Blog Home

Workshops in the Time of Corona: Flattening a different curve

Wither workshops?

Workshops that are in-person, interactive and often in distant places are suddenly off limits due to COVID-19. This poses a big problem for the global development community and the constant work of improving health, education and other vital systems, which requires navigating (and nudging) stakeholders’ knowledge, interests and ability to work together.

“Co-creation workshops” use participatory methods to produce mutually beneficial outcomes — such as a new strategy for a complex problem like access to quality primary health care — among stakeholders whose cooperation is essential, but whose perspectives usually vary. Typically concentrated into two to five days and involving 20–50 people, co-creation workshops are a great way to do the navigating and nudging among stakeholders that system improvement requires. But what now?

While countries try to flatten the curve of COVID-19 cases and resource needs, it is possible to flatten a different curve of workshop-based, stakeholder-driven co-creation. A new virtual curve can keep vital health system improvements moving while health leaders have to keep their distance.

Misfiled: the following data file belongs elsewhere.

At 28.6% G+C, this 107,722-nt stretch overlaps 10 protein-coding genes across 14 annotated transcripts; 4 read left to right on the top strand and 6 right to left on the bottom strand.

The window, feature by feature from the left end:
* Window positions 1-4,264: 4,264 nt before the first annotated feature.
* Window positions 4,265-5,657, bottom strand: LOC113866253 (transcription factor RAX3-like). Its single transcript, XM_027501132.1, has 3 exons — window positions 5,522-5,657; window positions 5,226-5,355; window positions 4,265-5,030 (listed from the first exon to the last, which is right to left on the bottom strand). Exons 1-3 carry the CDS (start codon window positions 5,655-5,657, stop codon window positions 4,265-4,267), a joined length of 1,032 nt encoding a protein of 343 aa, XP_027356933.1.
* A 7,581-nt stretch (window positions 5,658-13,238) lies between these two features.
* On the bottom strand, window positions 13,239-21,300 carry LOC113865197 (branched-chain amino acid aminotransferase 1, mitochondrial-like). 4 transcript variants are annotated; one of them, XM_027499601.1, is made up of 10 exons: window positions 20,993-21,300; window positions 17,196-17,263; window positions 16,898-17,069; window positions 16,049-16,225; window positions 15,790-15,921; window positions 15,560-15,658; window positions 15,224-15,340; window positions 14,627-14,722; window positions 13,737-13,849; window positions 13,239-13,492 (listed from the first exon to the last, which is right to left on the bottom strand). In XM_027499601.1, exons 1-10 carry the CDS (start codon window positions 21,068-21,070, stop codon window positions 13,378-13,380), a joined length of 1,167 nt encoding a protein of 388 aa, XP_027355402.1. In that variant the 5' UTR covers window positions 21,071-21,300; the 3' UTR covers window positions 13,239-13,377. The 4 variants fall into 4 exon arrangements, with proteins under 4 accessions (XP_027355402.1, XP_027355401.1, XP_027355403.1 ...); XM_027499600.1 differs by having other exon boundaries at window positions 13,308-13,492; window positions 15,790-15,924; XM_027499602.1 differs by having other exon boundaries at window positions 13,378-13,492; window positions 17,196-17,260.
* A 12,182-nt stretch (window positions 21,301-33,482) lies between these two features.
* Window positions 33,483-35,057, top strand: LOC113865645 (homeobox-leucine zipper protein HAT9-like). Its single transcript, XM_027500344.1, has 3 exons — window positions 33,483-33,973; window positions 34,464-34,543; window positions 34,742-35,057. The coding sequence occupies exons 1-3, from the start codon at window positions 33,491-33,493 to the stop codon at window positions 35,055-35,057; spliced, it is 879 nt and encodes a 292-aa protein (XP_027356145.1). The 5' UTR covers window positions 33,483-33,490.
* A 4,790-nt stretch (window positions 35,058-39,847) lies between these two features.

Spreading 10 essential functions of a co-creation workshop

Spread essential functions and resources

Workshops have essential and non-essential features. Awareness raising among key actors? Essential. Buffet food arriving a little too early or a little too late? Non-essential. Applying diverse voices to analyze root causes of a problem? Essential and powerful.

The essential functions of productive co-creation workshops — several shown in the table below — must now be spread out and delivered through virtual means. In-person workshops concentrate most essential functions and their required resources into a few days gathered at a physical venue. Workshops organizers may start talking well in advance, but efforts ramp up dramatically just before the event — when participants may also need to travel.

The workshop itself is a very intense use of resources: several days from all participants; venue, food, equipment and often lodging costs; and political capital costs of keeping busy people from their full-time jobs and families. Notoriously, follow-up actions can drop off dramatically post-workshop or be entirely absent.

Embrace virtual co-creation, diversify delivery…and improve sustainability?

Combining technology and remote facilitation, the essential functions of workshops can still be achieved through a virtual co-creation process with a longer time horizon and more diverse means of delivery.

A remote facilitation team can advance the early phases of problem definition and stakeholder identification through one-on-one phone calls, emails and co-edited documents. They can also structure problem analysis and co-creation methods — already usually done by a small team pre-workshop — through remote work.